1. Your preferred entity, e. g. God, Capitalism, Bob, Flying Spaghetti Monster
2. Your name and title if any
3. Person’s connection to you, e. g. wife, child, cellmate
4. Person’s name
5. Recipient’s name and title
6. Description of object. And hey, the people who wrote this formula only really had one thing in mind, so this year why don’t you give the gift that keeps on giving, AGRICULTURAL LAND! It’ll make the rest of this make much more sense if you do.
7. Subsidiary components, e. g., water-mills, batteries, remote control, winepresses
8. Name of relevant county or local division
9. Type of jurisidictional settlement
10. Name of jurisdictional settlement
11. Name of homestead, house, etc.
12. Object being given
13. See 7.
14. Whatever is nearest to the object’s eastern side, probably wrapping paper
15. E. g. more wrapping paper – you can just say “similarly” if so
16. E. g. cardboard backing mount, neighbouring vineyard
17. E. g. instruction leaflet, mountain
18. A form of affliction
19. A fate
20. Person famous for suffering 19; traditionally “Judas, betrayer of the Lord”, but I don’t know, that seems more of an Easter thing to me? My suggestion: a “costume” with “a Mickey Mouse impersonator”!
21. Date in Roman calendar
22. Year in office of 23
23. Your current local ruler
24. Your signature
25. Signature of first witness: choose carefully! Or don’t!
26. Signature of second witness
27. Signature of third witness
28. Name of scribe
29. Title or office of scribe, e. g. ‘smartarse’. Have a good break, all, and I’ll be back with photos of things medieval before the end of the year.

* I did try for a few minutes to set this up à la classic Madlibs with interlinear glosses (because Madlibs ARE MEDIEVAL), but soon realised I have no idea whether you’ll be reading at the same screen width as I’m writing, so I hope this is acceptable.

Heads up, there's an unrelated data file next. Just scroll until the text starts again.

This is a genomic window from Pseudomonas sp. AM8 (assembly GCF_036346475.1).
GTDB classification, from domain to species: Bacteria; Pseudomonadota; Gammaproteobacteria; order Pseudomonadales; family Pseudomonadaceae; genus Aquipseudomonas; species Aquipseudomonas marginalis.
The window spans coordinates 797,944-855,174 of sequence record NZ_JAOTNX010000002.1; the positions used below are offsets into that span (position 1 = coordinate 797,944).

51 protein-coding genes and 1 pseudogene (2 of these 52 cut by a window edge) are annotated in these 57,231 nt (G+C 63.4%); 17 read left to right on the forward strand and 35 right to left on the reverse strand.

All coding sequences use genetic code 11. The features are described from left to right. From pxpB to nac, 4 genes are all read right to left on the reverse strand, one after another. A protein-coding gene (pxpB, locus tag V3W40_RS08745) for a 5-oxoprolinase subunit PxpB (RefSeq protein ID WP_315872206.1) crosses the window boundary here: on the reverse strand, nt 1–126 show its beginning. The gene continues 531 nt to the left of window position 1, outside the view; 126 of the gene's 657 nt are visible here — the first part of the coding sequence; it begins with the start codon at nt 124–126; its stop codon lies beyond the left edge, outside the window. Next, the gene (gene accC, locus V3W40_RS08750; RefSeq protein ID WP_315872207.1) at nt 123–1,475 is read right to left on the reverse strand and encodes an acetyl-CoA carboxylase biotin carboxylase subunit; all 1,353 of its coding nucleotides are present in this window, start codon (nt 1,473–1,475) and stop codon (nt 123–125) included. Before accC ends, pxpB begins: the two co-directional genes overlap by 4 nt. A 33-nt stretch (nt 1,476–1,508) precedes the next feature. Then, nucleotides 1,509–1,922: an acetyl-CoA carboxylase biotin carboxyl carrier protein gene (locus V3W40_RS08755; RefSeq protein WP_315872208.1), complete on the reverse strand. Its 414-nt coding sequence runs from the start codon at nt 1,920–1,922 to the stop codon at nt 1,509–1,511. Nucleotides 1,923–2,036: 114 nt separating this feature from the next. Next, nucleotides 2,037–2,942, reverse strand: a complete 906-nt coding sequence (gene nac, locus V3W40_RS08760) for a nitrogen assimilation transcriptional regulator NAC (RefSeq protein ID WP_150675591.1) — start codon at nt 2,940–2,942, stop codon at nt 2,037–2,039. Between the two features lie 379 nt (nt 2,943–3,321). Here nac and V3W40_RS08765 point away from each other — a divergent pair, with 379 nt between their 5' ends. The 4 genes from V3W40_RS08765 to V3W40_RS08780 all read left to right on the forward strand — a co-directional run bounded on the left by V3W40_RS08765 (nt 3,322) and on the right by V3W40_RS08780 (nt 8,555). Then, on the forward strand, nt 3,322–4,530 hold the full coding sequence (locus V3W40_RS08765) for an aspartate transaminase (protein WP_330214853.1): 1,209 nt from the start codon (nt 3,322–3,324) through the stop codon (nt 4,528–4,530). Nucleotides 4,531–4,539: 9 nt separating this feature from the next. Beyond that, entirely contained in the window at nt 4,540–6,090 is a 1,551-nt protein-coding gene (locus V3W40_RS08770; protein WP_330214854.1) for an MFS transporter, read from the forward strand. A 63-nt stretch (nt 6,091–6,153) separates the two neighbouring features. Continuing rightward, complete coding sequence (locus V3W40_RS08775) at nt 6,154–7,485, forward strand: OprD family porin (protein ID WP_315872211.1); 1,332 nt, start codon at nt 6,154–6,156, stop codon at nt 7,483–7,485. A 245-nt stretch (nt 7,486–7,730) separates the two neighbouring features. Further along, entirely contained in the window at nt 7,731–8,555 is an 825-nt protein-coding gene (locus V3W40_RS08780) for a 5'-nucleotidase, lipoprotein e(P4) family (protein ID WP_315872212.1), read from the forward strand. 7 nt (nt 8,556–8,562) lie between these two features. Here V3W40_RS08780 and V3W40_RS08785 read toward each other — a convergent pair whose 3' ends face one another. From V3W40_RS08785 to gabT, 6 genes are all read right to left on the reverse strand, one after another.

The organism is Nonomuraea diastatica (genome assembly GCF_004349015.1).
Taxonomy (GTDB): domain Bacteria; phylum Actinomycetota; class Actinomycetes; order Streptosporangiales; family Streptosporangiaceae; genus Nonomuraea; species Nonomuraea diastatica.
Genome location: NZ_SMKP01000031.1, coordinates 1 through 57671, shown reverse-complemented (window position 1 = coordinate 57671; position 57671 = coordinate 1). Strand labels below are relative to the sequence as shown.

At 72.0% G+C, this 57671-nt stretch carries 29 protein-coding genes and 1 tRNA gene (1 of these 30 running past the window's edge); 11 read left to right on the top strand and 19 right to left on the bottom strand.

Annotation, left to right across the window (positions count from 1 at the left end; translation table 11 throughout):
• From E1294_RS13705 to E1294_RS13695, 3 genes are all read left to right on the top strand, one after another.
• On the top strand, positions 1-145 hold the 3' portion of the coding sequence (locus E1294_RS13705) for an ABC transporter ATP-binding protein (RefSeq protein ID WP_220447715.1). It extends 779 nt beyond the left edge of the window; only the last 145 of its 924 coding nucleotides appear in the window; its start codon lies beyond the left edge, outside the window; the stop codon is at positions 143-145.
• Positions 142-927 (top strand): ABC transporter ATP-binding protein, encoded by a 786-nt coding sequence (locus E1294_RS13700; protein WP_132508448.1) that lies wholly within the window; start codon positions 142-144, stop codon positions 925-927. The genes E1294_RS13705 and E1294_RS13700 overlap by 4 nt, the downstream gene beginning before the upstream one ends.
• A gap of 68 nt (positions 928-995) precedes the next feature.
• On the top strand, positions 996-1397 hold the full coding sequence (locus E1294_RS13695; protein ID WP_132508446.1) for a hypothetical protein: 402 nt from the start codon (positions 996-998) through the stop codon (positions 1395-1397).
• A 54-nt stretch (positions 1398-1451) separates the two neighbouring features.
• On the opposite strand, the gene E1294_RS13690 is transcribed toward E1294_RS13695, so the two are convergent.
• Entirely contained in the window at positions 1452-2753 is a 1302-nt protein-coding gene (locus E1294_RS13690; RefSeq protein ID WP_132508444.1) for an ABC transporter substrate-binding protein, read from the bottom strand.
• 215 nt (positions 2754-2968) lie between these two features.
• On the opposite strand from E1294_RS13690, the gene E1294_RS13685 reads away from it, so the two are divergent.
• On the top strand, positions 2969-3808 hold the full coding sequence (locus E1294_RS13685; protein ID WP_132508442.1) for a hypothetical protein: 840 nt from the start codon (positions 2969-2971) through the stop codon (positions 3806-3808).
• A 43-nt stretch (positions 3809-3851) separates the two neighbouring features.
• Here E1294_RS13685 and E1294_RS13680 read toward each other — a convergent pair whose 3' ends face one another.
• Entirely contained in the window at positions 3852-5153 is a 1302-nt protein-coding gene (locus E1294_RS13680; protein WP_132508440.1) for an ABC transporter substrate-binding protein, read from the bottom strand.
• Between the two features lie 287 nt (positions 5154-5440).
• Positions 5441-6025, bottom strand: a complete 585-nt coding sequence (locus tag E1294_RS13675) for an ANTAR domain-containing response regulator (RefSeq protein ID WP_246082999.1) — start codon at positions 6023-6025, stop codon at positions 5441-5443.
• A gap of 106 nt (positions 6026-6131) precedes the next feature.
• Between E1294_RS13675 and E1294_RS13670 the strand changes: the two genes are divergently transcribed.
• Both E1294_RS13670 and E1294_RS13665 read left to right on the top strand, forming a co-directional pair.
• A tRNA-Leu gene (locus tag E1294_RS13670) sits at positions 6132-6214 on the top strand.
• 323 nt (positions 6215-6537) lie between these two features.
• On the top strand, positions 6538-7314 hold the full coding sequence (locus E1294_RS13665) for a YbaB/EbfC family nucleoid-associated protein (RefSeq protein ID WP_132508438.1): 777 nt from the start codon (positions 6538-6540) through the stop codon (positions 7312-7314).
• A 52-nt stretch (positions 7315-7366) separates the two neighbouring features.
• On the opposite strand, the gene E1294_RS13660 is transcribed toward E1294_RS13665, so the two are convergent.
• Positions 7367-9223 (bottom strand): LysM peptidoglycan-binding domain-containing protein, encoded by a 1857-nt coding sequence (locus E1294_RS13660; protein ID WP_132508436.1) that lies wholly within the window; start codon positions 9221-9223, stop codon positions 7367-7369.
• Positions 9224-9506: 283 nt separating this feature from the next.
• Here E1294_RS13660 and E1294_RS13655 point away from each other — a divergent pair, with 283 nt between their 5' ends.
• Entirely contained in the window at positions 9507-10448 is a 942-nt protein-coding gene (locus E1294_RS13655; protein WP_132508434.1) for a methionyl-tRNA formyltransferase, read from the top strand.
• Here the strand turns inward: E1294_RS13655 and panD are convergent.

** Insert and repeat if and as necessary.

Oh, did I not mention, you’ll need three witnesses who can be summoned to law in the event of any future dispute at this point.

Leeds 2011 Report 4 and final

[Written offline on the same trip to Birmingham as previous.]

The last day of Leeds was made extra-special for me, as had the last day of Kalamazoo been both this year and the last—it’s stopped being funny now and my have something to do with my decision not to present at either next year—by having to be up first thing in the morning after the dance to make sure my sessions ran OK, including, you know, my own paper. Basically the whole of the rest of Leeds for me was the Problems and Possibilities of Early Medieval Diplomatic sessions and then missing booksellers with whom I’d reserved stuff, and finally goodbyes. So, the latter two need no discussion here and the former is quickly dealt with, thus!

1507. Problems and Possibilities of Early Medieval Diplomatic, I: royal charters and royal representatives

Portrait of Charles the Bald in the so-called Vivian Bible

Portrait of Charles the Bald in the so-called Vivian Bible

  • Alaric Trousdale, “Some Thoughts on the Charters of King Eadred, 946-55″
  • Shigeto Kikuchi, “How High the King? Monarchical Representation in Carolingian Royal Charters”
  • Jonathan Jarrett, “Taking it to the March: Carolingian justice in 9th-century Girona”
  • Attendance was surprisingly good given the circumstances; even Alaric turned up eventually… But seriously folks: this was a pleasant mix of new and old because, well, you know, I was there at the start of these sessions and presented in every one of the six years they ran; Alaric was an early adopter; and Shigeto had only just met us all. Alaric showed indisputably that there is more that can be said about the politics of Eadred’s rule of England than what’s in the Anglo-Saxon Chronicle (though even there I think he shows up pretty well, consistently defeating all comers); Shigeto used both charters and art history to demonstrate that Carolingian kings or their clerks probably really did have a policy about what titles they used in describing their power in their documents, which was excellent—diplomatic and art history should meet more often—and then there was mine. I’ve already said I didn’t think much of mine: it was a game attempt to make something of a research question that didn’t come good, and I had to try and argue a trend from three instances of my chosen phenomenon (shifts in the representation of royal power at court hearings in Girona) because that was all there were. But hey, it made for a couple of good blog posts.